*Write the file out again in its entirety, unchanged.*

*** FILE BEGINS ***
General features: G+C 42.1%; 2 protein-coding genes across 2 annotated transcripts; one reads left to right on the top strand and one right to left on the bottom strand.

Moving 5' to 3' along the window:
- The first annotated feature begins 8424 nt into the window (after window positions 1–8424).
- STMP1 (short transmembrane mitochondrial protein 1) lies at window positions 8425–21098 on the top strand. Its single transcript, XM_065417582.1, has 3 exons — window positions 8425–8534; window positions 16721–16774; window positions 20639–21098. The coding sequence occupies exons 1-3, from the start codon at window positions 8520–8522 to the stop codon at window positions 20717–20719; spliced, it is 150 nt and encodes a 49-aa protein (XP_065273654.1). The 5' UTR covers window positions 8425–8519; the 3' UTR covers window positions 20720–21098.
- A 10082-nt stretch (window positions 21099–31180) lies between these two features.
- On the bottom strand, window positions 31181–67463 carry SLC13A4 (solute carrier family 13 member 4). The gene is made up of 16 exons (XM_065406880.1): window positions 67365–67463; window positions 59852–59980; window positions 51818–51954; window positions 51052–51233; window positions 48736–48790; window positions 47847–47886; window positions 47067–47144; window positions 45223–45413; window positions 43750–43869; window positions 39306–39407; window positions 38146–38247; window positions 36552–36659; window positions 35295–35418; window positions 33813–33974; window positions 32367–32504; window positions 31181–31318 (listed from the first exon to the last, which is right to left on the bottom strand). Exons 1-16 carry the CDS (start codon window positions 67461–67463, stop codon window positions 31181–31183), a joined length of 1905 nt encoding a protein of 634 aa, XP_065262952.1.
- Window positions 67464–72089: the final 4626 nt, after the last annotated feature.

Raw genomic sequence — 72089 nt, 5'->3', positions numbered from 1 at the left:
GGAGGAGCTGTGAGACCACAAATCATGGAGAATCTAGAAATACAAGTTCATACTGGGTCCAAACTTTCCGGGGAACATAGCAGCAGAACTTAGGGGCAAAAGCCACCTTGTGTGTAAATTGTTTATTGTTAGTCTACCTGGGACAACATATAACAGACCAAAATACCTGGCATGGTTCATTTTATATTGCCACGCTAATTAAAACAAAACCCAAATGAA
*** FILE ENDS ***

General features: G+C 42.1%; 2 protein-coding genes across 2 annotated transcripts; one reads left to right on the top strand and one right to left on the bottom strand.

Moving 5' to 3' along the window:
- The first annotated feature begins 8424 nt into the window (after window positions 1–8424).
- STMP1 (short transmembrane mitochondrial protein 1) lies at window positions 8425–21098 on the top strand. Its single transcript, XM_065417582.1, has 3 exons — window positions 8425–8534; window positions 16721–16774; window positions 20639–21098. The coding sequence occupies exons 1-3, from the start codon at window positions 8520–8522 to the stop codon at window positions 20717–20719; spliced, it is 150 nt and encodes a 49-aa protein (XP_065273654.1). The 5' UTR covers window positions 8425–8519; the 3' UTR covers window positions 20720–21098.
- A 10082-nt stretch (window positions 21099–31180) lies between these two features.
- On the bottom strand, window positions 31181–67463 carry SLC13A4 (solute carrier family 13 member 4). The gene is made up of 16 exons (XM_065406880.1): window positions 67365–67463; window positions 59852–59980; window positions 51818–51954; window positions 51052–51233; window positions 48736–48790; window positions 47847–47886; window positions 47067–47144; window positions 45223–45413; window positions 43750–43869; window positions 39306–39407; window positions 38146–38247; window positions 36552–36659; window positions 35295–35418; window positions 33813–33974; window positions 32367–32504; window positions 31181–31318 (listed from the first exon to the last, which is right to left on the bottom strand). Exons 1-16 carry the CDS (start codon window positions 67461–67463, stop codon window positions 31181–31183), a joined length of 1905 nt encoding a protein of 634 aa, XP_065262952.1.
- Window positions 67464–72089: the final 4626 nt, after the last annotated feature.

Raw genomic sequence — 72089 nt, 5'->3', positions numbered from 1 at the left:
GGAGGAGCTGTGAGACCACAAATCATGGAGAATCTAGAAATACAAGTTCATACTGGGTCCAAACTTTCCGGGGAACATAGCAGCAGAACTTAGGGGCAAAAGCCACCTTGTGTGTAAATTGTTTATTGTTAGTCTACCTGGGACAACATATAACAGACCAAAATACCTGGCATGGTTCATTTTATATTGCCACGCTAATTAAAACAAAACCCAAATGAA